Generic Paxil Suicide Lawsuit

Citizens Commission on Human Rights Award Recipient (Twice)
Humanist, humorist

Thursday, November 12, 2009

Reflections On An Obsession... Part IV - Lundbeck


Reflections On An Obsession... Part I - The Eulogy

Reflections of an Obsession - Part II - Unredacted

Reflections On An Obsession... Part III - The Emporers Clothes

Reflections On An Obsession... Part IV - Lundbeck

The story of Sheryl Tilbrook, as written by her father, Stuart Jones.

Analysis of a Nightmare. 17th of May 2007.

I had a dream last night, the same dream I’ve had many times before, but this time I spoke of it to Claudette …. “It doesn’t make any sense to me“, I complained to her - as I was driving home to Wales from my daughter’s house in England - “I mean, in real life I don’t feel fear, but in this dream I keep on making simple mistakes in the job I’m doing, and have been taught to do, but the ground rules seem to keep on changing and I’m afraid I’ve upset the boss, then make up the most pitiful, inane excuses for not doing the work properly. In the dream I’m actually so afraid of upsetting the person in charge I procrastinate and even lie to protect myself … I don‘t understand it, I’ve always fought my monsters, or at least come to terms with them.”

“Well?” I queried after a few more miles on the road home, “What do you make of it?”

For another mile or two she carried on with knitting a matinee jacket for our nephew and his partner’s latest expected, then simply said; “It’s that time of year!”

“I know that, there’s always that! …. but the dream was just more vivid and disturbing than is usual, and in any case, I don’t see what me being afraid in dreams has to do with Sheryl’s death.”

She put the knitting in her lap and stared out through the windscreen at the road ahead. “It’s the eighteenth of May tomorrow, exactly six years since Sher was given the prescription for Cipramil that set off the cataclysmic chain of events.

You were never trained for what followed, you learned, and all things considered, you learned well ….”

Her voice had cracked a little and I turned to look at her. Her eyes had welled with water, not quite enough to form tears. She rarely cries but her moist, widened eyes jolted her pain through me like an electric charge.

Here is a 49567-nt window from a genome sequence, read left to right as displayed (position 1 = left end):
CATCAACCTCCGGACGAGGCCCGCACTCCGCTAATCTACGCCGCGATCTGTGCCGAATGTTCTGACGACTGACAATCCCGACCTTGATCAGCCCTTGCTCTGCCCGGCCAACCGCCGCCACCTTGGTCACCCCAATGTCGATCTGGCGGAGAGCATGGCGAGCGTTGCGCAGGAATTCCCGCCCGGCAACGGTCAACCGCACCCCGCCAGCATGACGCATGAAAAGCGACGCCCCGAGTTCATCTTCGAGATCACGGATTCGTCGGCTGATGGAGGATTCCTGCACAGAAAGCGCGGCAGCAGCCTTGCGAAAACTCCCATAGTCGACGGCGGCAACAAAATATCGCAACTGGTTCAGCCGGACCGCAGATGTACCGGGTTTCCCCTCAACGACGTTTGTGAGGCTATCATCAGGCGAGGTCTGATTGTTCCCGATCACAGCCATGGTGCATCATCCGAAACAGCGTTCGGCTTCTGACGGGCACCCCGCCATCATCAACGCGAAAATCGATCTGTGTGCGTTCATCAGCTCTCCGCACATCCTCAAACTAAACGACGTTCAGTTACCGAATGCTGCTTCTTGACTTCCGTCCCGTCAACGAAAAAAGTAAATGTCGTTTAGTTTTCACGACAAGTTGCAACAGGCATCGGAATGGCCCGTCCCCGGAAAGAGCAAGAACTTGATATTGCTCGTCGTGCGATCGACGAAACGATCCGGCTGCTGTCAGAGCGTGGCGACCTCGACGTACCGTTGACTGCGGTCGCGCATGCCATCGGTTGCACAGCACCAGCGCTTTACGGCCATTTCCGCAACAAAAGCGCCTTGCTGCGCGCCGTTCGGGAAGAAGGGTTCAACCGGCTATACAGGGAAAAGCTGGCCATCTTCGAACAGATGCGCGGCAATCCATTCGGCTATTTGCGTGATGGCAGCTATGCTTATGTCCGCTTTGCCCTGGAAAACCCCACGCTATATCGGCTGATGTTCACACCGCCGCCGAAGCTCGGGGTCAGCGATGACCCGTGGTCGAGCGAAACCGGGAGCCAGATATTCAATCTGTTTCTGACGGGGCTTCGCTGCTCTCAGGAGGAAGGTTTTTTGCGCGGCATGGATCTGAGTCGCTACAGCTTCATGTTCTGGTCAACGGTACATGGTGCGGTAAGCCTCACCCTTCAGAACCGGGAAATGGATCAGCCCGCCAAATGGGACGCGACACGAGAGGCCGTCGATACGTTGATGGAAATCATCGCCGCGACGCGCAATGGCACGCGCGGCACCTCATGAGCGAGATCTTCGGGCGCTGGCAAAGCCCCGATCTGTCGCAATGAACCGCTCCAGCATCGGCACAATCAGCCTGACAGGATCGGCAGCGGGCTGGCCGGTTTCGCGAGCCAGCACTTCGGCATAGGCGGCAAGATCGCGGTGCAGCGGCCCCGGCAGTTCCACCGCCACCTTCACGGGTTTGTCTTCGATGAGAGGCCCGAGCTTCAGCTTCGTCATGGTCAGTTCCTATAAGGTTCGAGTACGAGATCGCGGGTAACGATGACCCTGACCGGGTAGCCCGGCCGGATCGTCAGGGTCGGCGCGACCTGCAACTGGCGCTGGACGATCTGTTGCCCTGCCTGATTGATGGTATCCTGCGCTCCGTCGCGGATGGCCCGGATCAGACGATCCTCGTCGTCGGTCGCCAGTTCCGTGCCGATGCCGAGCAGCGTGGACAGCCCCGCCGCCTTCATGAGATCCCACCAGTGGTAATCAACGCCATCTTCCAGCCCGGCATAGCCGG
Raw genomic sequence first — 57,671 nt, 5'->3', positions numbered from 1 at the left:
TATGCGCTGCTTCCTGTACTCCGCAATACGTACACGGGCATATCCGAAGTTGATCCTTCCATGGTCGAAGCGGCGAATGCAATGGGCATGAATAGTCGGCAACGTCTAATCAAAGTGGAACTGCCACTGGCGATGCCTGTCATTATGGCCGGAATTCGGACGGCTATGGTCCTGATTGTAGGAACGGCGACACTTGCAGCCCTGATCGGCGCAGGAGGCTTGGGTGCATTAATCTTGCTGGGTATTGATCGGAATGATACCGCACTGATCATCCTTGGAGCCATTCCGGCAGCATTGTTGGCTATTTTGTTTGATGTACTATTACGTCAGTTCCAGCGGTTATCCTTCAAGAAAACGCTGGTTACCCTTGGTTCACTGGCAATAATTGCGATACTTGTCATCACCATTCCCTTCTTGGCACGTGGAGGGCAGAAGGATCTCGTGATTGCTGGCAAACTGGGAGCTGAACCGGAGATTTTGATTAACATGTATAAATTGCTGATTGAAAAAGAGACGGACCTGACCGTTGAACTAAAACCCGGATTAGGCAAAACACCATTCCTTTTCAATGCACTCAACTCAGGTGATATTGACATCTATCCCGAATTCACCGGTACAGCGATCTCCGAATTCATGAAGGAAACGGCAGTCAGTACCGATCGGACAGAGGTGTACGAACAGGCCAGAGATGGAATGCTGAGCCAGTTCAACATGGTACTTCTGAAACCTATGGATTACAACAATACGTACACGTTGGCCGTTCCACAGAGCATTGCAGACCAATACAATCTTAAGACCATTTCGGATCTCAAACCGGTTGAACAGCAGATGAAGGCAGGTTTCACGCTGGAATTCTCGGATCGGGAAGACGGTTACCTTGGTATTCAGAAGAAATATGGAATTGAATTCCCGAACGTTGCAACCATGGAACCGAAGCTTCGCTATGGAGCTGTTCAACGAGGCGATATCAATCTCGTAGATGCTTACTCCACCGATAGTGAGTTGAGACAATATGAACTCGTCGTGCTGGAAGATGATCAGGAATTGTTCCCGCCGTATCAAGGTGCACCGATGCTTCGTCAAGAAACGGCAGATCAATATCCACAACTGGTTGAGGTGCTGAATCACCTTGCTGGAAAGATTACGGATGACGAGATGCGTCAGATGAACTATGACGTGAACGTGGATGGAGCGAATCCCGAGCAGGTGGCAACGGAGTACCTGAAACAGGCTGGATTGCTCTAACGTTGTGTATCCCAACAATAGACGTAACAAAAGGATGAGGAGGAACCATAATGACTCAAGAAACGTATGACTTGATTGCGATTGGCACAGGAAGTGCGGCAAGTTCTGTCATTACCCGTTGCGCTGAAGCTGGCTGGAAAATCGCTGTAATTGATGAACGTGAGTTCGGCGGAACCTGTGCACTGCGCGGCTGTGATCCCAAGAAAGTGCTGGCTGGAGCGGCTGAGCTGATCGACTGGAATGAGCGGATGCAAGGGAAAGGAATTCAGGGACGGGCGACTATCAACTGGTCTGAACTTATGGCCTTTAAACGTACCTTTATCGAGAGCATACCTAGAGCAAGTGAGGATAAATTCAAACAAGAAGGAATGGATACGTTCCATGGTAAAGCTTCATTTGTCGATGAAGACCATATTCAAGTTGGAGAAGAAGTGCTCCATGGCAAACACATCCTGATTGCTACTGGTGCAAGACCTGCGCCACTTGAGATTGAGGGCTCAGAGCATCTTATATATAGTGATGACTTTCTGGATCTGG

I wanted to pull the car over and comfort her, but drove on knowing how much she hates to be pitied or touched because then she does break into tears and despises herself for showing weakness.

Claudette picked up her knitting but didn’t resume her work. “I’ll tell you what I believe about your dream.” she said, continuing the conversation, her voice even and normal now. “Your boss is you, or more accurately, the promise you made to Sher that you would bring those responsible for her death to account, and that’s proved to be impossible.

You learnt it was Lundbeck who made Cipramil, and by not warning that their me too version of an SSRI antidepressant could cause people to become suicidal, they caused her death.

And when you investigated how this was allowed to happen, how such a potentially dangerous chemical could be granted a licence to be prescribed to anyone for almost any reason, you learnt that the regulatory body set up to examine whether drugs are safe and effective, was wholly funded by the pharmaceutical industry …. Worse, you discovered the history of SSRIs was written in controversy and the blood and death of many ordinary people, and that many others have to live with their devastating side-effects.

You learnt these matters were already being addressed by the pharmacovigilance arm of the MCA in the form of an Ad Hoc EWG working group, set up to examine the safety and efficacy of all antidepressants, but innapropriately, many of it’s members had conflicts of interest, in that they had pecuniary, or other, vested interests in the very drug makers, whose SSRIs had caused the controversy which led to their investigation. And even though we helped to get this tainted committee disbanded, it was not enough for you, or for that matter me ….”

We failed in our attempt to sue Lundbeck for murdering Sheryl, breaching her human rights and breaching product information law, as we also failed in our attempt to get the CPS to initiate a criminal case for corporate manslaughter.

The monster you were fighting was the pervasive influence of the pharmaceutical industry, it’s a monster you can not beat, nor come to terms with. You’ve hit out at it many times, and you’ve probably bothered it once or twice, but if you have, it will have been like a small insect bite, an annoyance.

Had it been a person who had killed Sheryl, and all else had failed, you or any one of us would have killed that person and suffered the consequences. You know it!

We easily forgive and forget many things but not the death of our child.

You see Stuart, I too have a nightmare, I live in it on a daily basis and relive it every night. There is no way of getting away from it because that is what Lundbeck left us with … A nightmare."

I’m sharing this very personal conversation with you to inform, and just maybe prevent you from suffering the same nightmare.

Stuart Jones. UK.

Bibliography: SSRI. Selective Serotonin Reuptake Inhibitor; MCA. Medicines Control Agency (Now the MHRA, not much has changed) CPS; Crown Prosecution Service; EWG. Expert Working Group.

WARNING: If you are currently taking an SSRI do not suddenly stop taking them. Dose related change of these drugs can be dangerous. Get the help of a conversant health professional.




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